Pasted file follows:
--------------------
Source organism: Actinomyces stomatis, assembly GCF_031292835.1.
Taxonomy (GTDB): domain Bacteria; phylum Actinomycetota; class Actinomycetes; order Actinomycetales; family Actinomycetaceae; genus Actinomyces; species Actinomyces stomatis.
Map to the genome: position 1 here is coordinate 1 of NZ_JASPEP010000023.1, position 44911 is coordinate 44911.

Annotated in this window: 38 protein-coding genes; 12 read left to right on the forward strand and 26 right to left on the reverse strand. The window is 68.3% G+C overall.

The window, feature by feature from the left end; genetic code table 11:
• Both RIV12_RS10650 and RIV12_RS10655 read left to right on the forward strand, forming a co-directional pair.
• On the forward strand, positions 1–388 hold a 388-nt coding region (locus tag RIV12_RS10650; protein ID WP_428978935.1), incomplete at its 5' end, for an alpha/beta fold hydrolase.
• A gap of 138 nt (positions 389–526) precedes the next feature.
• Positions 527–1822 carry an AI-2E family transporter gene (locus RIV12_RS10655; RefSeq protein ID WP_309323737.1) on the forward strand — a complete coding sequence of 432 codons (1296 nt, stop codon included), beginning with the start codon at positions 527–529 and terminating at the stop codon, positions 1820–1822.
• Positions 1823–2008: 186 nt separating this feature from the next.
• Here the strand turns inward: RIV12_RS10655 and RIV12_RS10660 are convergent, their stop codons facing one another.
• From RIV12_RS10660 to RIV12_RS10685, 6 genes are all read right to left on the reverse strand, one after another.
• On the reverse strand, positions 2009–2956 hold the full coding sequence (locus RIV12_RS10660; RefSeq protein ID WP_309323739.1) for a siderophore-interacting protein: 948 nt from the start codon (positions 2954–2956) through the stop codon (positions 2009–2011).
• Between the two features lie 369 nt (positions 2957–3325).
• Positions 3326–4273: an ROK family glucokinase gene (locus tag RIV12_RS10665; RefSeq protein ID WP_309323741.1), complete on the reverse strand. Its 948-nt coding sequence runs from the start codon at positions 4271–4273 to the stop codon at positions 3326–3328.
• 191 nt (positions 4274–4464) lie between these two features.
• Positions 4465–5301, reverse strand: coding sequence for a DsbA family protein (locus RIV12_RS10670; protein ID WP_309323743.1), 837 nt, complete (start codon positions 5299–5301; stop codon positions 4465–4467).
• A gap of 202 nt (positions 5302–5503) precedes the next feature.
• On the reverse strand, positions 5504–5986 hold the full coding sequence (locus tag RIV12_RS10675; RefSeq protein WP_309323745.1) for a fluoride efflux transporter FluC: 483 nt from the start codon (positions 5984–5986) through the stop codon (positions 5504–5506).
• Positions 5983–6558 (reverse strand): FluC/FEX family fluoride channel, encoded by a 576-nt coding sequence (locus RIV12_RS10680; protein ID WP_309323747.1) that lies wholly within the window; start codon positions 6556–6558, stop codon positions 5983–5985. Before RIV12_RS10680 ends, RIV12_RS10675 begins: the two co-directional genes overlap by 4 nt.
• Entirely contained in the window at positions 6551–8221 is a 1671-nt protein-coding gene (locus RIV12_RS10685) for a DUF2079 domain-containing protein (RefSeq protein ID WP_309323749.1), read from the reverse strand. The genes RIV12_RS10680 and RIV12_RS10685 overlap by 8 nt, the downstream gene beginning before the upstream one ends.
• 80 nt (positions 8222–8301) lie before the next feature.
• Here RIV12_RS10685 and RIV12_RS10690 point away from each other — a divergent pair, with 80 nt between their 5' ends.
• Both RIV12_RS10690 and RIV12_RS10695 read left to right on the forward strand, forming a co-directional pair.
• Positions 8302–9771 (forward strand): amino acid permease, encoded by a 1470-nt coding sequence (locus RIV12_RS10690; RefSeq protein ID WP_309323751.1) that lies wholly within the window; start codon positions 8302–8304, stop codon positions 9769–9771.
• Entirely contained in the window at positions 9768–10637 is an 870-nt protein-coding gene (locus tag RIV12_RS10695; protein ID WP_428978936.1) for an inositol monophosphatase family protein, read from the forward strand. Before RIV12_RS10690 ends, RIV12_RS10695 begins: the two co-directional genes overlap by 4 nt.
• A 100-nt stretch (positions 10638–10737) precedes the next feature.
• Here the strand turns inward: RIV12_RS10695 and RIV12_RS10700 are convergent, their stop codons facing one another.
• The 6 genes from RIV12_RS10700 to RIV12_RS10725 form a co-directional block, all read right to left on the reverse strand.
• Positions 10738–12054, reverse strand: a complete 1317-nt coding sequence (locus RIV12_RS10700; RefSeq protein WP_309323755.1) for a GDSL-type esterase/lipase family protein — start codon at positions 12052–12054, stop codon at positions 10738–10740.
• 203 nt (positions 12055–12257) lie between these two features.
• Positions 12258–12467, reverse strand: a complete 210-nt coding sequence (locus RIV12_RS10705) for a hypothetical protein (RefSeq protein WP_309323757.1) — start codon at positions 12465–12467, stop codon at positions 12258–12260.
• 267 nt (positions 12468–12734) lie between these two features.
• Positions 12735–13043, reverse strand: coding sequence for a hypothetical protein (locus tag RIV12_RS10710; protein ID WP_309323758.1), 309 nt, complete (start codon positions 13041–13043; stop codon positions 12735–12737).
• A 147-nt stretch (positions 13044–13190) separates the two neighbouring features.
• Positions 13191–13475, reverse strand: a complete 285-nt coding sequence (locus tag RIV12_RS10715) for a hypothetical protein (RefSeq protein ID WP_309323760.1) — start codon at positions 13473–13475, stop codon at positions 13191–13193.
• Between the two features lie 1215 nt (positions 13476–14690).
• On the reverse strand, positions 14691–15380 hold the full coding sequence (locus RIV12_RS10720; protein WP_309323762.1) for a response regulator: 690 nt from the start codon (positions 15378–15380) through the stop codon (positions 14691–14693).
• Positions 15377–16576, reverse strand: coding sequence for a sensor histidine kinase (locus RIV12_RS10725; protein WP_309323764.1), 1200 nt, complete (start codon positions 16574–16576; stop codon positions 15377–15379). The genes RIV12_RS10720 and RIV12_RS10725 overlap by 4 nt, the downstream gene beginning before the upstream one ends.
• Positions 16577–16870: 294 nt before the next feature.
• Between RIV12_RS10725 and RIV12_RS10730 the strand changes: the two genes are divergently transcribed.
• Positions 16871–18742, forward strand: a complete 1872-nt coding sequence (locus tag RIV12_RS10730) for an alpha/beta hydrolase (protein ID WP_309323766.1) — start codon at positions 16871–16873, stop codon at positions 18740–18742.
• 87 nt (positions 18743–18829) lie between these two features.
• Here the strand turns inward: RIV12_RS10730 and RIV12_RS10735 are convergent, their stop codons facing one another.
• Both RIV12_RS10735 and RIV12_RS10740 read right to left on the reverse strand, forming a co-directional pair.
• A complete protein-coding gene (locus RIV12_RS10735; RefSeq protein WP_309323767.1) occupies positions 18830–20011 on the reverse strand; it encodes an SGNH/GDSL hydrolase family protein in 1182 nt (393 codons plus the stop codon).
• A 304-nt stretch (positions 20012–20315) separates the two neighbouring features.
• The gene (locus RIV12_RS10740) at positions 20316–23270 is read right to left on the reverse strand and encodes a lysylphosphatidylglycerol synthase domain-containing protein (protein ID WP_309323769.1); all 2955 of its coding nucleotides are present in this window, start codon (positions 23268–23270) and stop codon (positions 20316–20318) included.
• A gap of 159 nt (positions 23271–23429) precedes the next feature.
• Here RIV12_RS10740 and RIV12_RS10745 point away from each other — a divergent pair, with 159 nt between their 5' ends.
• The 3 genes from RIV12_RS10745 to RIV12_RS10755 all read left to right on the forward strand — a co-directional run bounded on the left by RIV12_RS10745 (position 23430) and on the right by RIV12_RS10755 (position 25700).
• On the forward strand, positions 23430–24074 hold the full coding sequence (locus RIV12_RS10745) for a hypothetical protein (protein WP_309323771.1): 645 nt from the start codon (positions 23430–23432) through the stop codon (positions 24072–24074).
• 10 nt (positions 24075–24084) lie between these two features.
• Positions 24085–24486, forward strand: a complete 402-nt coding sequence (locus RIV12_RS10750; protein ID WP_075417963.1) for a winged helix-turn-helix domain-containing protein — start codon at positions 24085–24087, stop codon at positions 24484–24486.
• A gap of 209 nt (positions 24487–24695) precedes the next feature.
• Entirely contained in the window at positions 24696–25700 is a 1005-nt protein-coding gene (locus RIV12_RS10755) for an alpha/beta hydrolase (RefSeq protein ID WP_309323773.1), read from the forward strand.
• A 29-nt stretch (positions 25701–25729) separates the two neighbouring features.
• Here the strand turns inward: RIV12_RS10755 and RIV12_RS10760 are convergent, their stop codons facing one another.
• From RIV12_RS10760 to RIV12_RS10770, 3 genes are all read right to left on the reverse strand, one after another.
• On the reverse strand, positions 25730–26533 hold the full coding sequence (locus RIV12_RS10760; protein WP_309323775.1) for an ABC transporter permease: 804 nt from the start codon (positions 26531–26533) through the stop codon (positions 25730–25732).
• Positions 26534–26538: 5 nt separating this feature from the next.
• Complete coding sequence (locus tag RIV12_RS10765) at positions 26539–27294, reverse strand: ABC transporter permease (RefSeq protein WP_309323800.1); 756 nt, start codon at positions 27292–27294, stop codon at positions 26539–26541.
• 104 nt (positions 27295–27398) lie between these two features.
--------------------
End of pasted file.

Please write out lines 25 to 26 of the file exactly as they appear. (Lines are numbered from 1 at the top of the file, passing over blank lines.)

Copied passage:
• Positions 8302–9771 (forward strand): amino acid permease, encoded by a 1470-nt coding sequence (locus RIV12_RS10690; RefSeq protein ID WP_309323751.1) that lies wholly within the window; start codon positions 8302–8304, stop codon positions 9769–9771.
• Entirely contained in the window at positions 9768–10637 is an 870-nt protein-coding gene (locus tag RIV12_RS10695; protein ID WP_428978936.1) for an inositol monophosphatase family protein, read from the forward strand. Before RIV12_RS10690 ends, RIV12_RS10695 begins: the two co-directional genes overlap by 4 nt.